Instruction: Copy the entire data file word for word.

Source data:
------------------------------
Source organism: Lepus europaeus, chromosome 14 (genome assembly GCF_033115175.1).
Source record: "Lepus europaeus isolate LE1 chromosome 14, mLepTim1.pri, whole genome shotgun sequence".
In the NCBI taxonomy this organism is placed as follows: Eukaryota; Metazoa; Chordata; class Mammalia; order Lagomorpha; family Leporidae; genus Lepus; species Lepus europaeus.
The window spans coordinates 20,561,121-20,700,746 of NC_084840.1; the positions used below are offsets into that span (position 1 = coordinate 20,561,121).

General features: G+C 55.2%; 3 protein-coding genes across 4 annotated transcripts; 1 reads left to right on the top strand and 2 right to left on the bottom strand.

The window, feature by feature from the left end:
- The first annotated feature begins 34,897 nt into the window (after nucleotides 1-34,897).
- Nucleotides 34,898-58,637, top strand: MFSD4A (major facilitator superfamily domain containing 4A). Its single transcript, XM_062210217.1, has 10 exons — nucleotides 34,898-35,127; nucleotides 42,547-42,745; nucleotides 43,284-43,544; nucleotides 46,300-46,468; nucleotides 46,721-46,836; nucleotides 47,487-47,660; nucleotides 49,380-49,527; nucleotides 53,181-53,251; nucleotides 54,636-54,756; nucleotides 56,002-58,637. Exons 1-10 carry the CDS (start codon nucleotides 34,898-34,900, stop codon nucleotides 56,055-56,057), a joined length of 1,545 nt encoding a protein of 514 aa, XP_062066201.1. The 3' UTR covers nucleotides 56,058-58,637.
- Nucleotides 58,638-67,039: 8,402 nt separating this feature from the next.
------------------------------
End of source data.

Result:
Source organism: Lepus europaeus, chromosome 14 (genome assembly GCF_033115175.1).
Source record: "Lepus europaeus isolate LE1 chromosome 14, mLepTim1.pri, whole genome shotgun sequence".
In the NCBI taxonomy this organism is placed as follows: Eukaryota; Metazoa; Chordata; class Mammalia; order Lagomorpha; family Leporidae; genus Lepus; species Lepus europaeus.
The window spans coordinates 20,561,121-20,700,746 of NC_084840.1; the positions used below are offsets into that span (position 1 = coordinate 20,561,121).

General features: G+C 55.2%; 3 protein-coding genes across 4 annotated transcripts; 1 reads left to right on the top strand and 2 right to left on the bottom strand.

The window, feature by feature from the left end:
- The first annotated feature begins 34,897 nt into the window (after nucleotides 1-34,897).
- Nucleotides 34,898-58,637, top strand: MFSD4A (major facilitator superfamily domain containing 4A). Its single transcript, XM_062210217.1, has 10 exons — nucleotides 34,898-35,127; nucleotides 42,547-42,745; nucleotides 43,284-43,544; nucleotides 46,300-46,468; nucleotides 46,721-46,836; nucleotides 47,487-47,660; nucleotides 49,380-49,527; nucleotides 53,181-53,251; nucleotides 54,636-54,756; nucleotides 56,002-58,637. Exons 1-10 carry the CDS (start codon nucleotides 34,898-34,900, stop codon nucleotides 56,055-56,057), a joined length of 1,545 nt encoding a protein of 514 aa, XP_062066201.1. The 3' UTR covers nucleotides 56,058-58,637.
- Nucleotides 58,638-67,039: 8,402 nt separating this feature from the next.